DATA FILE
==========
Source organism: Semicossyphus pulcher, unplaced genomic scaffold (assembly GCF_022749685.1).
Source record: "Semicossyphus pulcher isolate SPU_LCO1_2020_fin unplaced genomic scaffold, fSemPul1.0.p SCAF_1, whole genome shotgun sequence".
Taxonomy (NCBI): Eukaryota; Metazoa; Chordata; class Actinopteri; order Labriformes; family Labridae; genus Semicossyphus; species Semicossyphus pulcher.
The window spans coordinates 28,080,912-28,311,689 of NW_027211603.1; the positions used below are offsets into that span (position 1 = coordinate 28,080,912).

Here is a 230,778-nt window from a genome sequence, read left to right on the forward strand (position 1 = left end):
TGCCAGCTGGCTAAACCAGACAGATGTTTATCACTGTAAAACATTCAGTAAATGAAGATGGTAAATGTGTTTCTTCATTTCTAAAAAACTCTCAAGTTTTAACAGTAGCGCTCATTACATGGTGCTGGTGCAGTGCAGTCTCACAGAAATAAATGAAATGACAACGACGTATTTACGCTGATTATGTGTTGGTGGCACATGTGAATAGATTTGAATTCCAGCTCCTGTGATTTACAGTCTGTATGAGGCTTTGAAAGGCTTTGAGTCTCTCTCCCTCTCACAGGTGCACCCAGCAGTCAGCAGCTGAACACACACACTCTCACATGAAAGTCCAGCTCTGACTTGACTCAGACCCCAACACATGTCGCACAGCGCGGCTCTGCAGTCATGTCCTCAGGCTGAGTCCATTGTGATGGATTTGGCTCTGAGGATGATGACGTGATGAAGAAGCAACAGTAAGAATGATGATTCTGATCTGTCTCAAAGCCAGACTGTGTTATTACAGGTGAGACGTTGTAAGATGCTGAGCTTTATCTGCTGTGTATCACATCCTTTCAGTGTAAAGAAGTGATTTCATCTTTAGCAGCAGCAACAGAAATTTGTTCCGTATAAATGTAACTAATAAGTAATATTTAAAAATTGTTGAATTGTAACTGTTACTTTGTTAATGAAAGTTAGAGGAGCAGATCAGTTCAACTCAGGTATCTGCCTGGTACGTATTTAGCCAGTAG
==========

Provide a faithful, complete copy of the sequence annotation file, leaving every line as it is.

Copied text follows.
Source organism: Semicossyphus pulcher, unplaced genomic scaffold (assembly GCF_022749685.1).
Source record: "Semicossyphus pulcher isolate SPU_LCO1_2020_fin unplaced genomic scaffold, fSemPul1.0.p SCAF_1, whole genome shotgun sequence".
Taxonomy (NCBI): Eukaryota; Metazoa; Chordata; class Actinopteri; order Labriformes; family Labridae; genus Semicossyphus; species Semicossyphus pulcher.
The window spans coordinates 28,080,912-28,311,689 of NW_027211603.1; the positions used below are offsets into that span (position 1 = coordinate 28,080,912).

Here is a 230,778-nt window from a genome sequence, read left to right on the forward strand (position 1 = left end):
TGCCAGCTGGCTAAACCAGACAGATGTTTATCACTGTAAAACATTCAGTAAATGAAGATGGTAAATGTGTTTCTTCATTTCTAAAAAACTCTCAAGTTTTAACAGTAGCGCTCATTACATGGTGCTGGTGCAGTGCAGTCTCACAGAAATAAATGAAATGACAACGACGTATTTACGCTGATTATGTGTTGGTGGCACATGTGAATAGATTTGAATTCCAGCTCCTGTGATTTACAGTCTGTATGAGGCTTTGAAAGGCTTTGAGTCTCTCTCCCTCTCACAGGTGCACCCAGCAGTCAGCAGCTGAACACACACACTCTCACATGAAAGTCCAGCTCTGACTTGACTCAGACCCCAACACATGTCGCACAGCGCGGCTCTGCAGTCATGTCCTCAGGCTGAGTCCATTGTGATGGATTTGGCTCTGAGGATGATGACGTGATGAAGAAGCAACAGTAAGAATGATGATTCTGATCTGTCTCAAAGCCAGACTGTGTTATTACAGGTGAGACGTTGTAAGATGCTGAGCTTTATCTGCTGTGTATCACATCCTTTCAGTGTAAAGAAGTGATTTCATCTTTAGCAGCAGCAACAGAAATTTGTTCCGTATAAATGTAACTAATAAGTAATATTTAAAAATTGTTGAATTGTAACTGTTACTTTGTTAATGAAAGTTAGAGGAGCAGATCAGTTCAACTCAGGTATCTGCCTGGTACGTATTTAGCCAGTAG